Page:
At this point, the project was complete except for installing the new prop shaft, and finalizing the engine alignment, along with the engine start-up and test run.  I anticipated the shaft would be on its way within the next week or so, at which time I’d finish the final tasks.

Total time billed on this job today:  2 hours

0600 Weather Observation:
32°, clouds.  Forecast for the day:  clouds and sun, 60s

Salty 44

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After some morning errands away from the shop, I turned to the mast wiring.  While I had the masthead casting off, I checked over the masthead sheaves, which all looked in good condition as far as I could tell, but it looked like there might be one damaged or partially missing, as evidenced by the plastic hub on the aftermost pin (first photo).  That pin just slipped into cast slots from above, and was contained by the masthead casting when it was normally in place.

To extend the RTE wiring harness, a 5-conductor cable, I ended up using the same 14/5 cable that I’d run through the boat for this purpose earlier, which meant that wiring connection at the terminal block in the boat would be straightforward same color to same color.  This cable was heavier and larger than I wanted, but options were few and far between, at least with any products I’d trust and that were available in less than 1000′ parcels.  As least I knew it was quality wire.  Somewhere there must be a source for tinned 5-conductor cable in smaller gauge sizes and nominal overall diameters, but I couldn’t find it and after a time further looking was only wasteful.

In the event, I connected the new wire to the existing harness, noting again the color conversions between the two, and for added longevity and strength within the mast, I added a sheath of heat shrink over the entire splice.

I chose to use the existing wires (which had powered a tricolor masthead unit) to pull the new cable down from the top.  So I heavily taped the new harness to the old to help it on its way through whatever course it took down the top part of the mast.  In addition to the 14/5 cable, I also secured a new VHF cable to pull through the mast and replace the existing.

The wires from the masthead ended up in a length of plastic conduit within the mast when they reached the steaming light location at the spreaders, along with the three-wire harness from this light.  The conduit slipped over an extruded lip on the inside of the mast, and therefore was removable as a whole.  At the steaming light, I secured a length of messenger line to the existing wires before starting to pull out the entire harness.


From there, it was relatively simple to pull out the conduit and old wires from the bottom.  The new harness fed in fairly easily from the top once I got it going, which suggested it had an unimpeded path through the spar.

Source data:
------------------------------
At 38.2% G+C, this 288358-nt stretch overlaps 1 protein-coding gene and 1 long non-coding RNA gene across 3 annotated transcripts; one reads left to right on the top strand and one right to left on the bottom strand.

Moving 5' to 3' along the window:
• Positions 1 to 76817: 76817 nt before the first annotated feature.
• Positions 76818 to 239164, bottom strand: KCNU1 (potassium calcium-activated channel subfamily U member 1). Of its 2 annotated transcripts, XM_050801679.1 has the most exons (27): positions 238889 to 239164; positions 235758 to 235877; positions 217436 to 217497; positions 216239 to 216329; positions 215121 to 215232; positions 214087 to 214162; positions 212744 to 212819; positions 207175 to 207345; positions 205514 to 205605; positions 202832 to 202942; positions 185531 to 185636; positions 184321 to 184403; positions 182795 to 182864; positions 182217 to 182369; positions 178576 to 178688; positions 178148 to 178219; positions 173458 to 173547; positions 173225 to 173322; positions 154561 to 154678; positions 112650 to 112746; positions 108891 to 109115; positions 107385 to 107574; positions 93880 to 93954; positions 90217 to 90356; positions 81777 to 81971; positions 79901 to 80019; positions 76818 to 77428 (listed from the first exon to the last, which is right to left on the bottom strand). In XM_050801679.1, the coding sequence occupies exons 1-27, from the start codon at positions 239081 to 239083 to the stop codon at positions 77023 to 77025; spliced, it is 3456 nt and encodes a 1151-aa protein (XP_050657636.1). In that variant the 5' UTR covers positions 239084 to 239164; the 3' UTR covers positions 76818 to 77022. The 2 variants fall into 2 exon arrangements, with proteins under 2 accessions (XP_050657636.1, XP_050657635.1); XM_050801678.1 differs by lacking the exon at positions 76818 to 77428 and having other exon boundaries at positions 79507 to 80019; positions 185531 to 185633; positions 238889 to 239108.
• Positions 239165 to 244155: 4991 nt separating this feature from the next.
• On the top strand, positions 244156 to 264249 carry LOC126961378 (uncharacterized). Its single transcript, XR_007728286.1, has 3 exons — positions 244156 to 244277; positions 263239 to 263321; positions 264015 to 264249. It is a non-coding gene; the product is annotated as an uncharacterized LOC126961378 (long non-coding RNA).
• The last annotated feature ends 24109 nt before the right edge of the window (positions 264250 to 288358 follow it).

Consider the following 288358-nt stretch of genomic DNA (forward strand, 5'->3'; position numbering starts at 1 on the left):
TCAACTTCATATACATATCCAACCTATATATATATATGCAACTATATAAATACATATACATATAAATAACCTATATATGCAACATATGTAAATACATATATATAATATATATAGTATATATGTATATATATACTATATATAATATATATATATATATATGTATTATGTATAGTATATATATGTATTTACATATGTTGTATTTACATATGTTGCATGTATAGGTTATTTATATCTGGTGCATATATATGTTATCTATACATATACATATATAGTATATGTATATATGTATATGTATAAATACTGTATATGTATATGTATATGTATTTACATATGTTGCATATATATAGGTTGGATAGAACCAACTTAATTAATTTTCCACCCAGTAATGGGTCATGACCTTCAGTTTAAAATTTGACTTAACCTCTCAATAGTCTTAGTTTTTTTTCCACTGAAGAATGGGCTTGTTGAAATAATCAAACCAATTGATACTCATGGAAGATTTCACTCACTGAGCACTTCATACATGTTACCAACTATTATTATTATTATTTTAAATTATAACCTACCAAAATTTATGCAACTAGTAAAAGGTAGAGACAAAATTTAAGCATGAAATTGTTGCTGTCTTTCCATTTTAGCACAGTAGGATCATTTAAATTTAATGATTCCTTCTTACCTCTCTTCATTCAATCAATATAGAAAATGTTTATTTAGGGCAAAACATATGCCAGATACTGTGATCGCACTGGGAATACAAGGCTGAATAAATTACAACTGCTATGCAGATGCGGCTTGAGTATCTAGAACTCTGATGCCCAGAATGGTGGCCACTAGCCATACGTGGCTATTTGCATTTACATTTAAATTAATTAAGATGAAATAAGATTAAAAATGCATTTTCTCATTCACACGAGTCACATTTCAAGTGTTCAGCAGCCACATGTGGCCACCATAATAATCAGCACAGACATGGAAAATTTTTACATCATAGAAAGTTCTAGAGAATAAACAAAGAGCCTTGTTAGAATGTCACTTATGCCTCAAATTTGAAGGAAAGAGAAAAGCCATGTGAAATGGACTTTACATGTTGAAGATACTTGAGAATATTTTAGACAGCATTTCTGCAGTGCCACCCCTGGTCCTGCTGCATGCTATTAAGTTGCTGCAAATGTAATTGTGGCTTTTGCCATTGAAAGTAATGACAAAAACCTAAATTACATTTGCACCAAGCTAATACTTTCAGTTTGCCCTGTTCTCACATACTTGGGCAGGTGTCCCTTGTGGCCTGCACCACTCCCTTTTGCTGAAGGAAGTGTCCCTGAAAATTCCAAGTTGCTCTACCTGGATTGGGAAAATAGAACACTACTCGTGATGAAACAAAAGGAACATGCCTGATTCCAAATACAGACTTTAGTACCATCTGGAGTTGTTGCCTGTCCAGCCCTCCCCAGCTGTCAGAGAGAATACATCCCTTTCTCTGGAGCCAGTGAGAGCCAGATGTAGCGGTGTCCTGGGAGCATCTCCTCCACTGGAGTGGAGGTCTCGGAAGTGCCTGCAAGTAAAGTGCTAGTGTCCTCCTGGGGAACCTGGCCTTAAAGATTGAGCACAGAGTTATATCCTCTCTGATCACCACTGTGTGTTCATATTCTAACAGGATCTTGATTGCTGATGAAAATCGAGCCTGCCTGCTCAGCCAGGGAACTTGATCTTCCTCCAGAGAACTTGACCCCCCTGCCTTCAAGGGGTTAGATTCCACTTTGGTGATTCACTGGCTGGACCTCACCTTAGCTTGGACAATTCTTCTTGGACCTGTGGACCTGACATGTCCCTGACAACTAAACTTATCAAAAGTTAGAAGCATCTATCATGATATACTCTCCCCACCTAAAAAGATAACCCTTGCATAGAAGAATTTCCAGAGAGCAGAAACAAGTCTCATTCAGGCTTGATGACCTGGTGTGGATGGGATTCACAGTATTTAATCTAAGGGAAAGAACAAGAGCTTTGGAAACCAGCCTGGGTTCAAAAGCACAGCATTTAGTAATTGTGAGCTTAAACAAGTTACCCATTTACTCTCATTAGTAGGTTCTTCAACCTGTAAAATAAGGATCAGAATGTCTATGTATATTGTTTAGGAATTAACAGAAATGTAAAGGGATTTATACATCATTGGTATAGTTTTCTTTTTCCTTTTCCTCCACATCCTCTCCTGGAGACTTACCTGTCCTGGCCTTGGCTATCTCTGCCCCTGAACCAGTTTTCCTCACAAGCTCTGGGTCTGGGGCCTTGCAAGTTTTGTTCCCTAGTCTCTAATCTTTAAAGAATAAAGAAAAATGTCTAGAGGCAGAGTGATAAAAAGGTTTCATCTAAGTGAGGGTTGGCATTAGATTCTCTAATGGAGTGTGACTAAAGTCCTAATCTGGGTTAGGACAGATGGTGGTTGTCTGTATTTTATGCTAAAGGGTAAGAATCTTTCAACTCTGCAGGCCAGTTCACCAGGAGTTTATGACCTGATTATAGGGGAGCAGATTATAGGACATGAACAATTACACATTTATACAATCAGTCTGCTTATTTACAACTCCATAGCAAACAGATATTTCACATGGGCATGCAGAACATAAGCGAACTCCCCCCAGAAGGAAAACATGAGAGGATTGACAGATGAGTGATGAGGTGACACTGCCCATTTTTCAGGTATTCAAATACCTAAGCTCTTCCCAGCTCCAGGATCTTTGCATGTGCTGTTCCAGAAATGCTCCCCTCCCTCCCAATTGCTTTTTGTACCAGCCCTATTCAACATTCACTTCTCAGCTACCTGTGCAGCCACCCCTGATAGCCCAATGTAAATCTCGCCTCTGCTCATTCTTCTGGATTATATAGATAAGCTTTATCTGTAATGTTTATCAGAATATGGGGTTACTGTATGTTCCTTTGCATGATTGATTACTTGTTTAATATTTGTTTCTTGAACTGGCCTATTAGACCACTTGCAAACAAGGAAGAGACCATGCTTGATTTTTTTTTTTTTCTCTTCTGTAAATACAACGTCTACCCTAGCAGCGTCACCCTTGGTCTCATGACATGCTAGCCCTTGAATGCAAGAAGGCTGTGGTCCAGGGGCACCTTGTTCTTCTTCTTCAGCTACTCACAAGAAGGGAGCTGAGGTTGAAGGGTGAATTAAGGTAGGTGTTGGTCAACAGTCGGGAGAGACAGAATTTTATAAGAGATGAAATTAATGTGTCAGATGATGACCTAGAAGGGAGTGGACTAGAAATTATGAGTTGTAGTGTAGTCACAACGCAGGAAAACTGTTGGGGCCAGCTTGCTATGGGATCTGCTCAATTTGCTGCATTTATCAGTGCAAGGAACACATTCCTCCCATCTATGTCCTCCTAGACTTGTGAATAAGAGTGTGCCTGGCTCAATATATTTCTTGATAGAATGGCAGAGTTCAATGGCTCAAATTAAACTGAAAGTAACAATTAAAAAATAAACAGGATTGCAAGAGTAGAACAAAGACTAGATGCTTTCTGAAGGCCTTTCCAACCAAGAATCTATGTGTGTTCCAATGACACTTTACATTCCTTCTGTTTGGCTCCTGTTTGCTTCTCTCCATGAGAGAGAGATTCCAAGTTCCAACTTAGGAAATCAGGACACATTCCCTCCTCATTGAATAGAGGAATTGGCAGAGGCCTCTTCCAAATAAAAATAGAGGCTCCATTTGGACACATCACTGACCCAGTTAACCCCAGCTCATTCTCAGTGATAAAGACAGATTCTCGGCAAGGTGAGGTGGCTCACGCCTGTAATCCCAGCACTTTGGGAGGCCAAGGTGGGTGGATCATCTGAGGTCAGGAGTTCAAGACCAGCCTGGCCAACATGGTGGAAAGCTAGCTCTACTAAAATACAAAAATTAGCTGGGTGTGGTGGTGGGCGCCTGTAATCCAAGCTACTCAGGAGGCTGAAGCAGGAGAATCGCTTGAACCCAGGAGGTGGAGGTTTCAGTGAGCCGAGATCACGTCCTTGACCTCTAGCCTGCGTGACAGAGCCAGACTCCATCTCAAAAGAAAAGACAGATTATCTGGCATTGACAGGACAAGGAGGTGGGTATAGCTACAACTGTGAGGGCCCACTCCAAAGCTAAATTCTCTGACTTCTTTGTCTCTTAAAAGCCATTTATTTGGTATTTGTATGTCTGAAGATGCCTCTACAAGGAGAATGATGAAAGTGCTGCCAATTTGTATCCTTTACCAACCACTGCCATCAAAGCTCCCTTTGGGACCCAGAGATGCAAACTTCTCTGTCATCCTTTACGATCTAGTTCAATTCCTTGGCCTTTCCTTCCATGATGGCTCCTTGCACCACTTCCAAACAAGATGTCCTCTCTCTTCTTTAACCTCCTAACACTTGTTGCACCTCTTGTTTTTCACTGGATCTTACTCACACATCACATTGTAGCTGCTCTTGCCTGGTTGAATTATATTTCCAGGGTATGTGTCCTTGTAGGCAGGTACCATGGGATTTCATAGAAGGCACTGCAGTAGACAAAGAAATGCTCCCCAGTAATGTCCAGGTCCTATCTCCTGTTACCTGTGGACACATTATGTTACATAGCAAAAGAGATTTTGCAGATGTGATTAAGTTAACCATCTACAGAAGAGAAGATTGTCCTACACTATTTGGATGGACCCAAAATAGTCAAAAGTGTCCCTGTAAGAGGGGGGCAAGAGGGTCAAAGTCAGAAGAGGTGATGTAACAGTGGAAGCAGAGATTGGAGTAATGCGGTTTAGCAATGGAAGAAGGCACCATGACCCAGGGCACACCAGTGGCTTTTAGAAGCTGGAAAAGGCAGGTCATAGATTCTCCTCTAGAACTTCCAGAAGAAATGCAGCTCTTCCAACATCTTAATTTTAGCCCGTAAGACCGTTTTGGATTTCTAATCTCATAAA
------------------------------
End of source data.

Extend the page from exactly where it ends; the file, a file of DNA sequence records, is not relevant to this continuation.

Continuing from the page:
I left some slack in the masthead wires just below the top of the mast to allow the masthead casting to be removed for sheave access in the future, then resecured the masthead–with RTE and VHF extension attached–back in place before making up the end of the VHF cable as required.  After photos, I removed the VHF antenna for safekeeping, but the RTE was now a permanent fixture by virtue of its hardwired and sealed construction.

Since it was straightforward to slip on the wire conduit afterwards, I went ahead and ran in the 14/3 wire for the steaming/deck light combo at the spreaders, and made up the wiring at the new LED fixture before installing the fixture with machine screws.  I left some wire slack bundled behind the fixture.

The masthead cable was too large to fit within the internal mast conduit along with the steaming light harness, so to secure it as much as possible I came up with a plan to secure it to the outside of the conduit with cable ties.  With the conduit out of the mast, at intervals I drilled holes at the outer edge to accept wire ties, and as I fed the conduit back into the mast and over the steaming light cable, I secured the thick masthead cable loosely in the wire ties–loose because they had to allow the conduit to slide up, while still securing the exterior cable tightly enough.  This actually worked better than I’d hoped.

I chose a location on the forward side of the mast for the wire outlet, which would eventually connect (via flexible conduit aka hose) with the deck fitting on the boat.  I drilled a hole for the wires to pass through and installed a rail mount base on the outside, which diameter matched that of the deck fitting (and hose).  Then I led through the wires.

After reinstalling the mast base casting, I measured generously for the final wire lengths, which had to pass through a length of hose/conduit, then through a path in the boat to the terminal blocks for final connection.  Since the terminal blocks were hidden from normal view, and because I wouldn’t be there to make up the wire lengths when the boat was rigged, I left what I thought (and hoped) was more than ample wire length to make up the connections without being ridiculously long.  The wires could always be shortened later if necessary, but at least they were ready to be connected as is.  I labeled the wires as necessary to match up with their respective connections in the boat.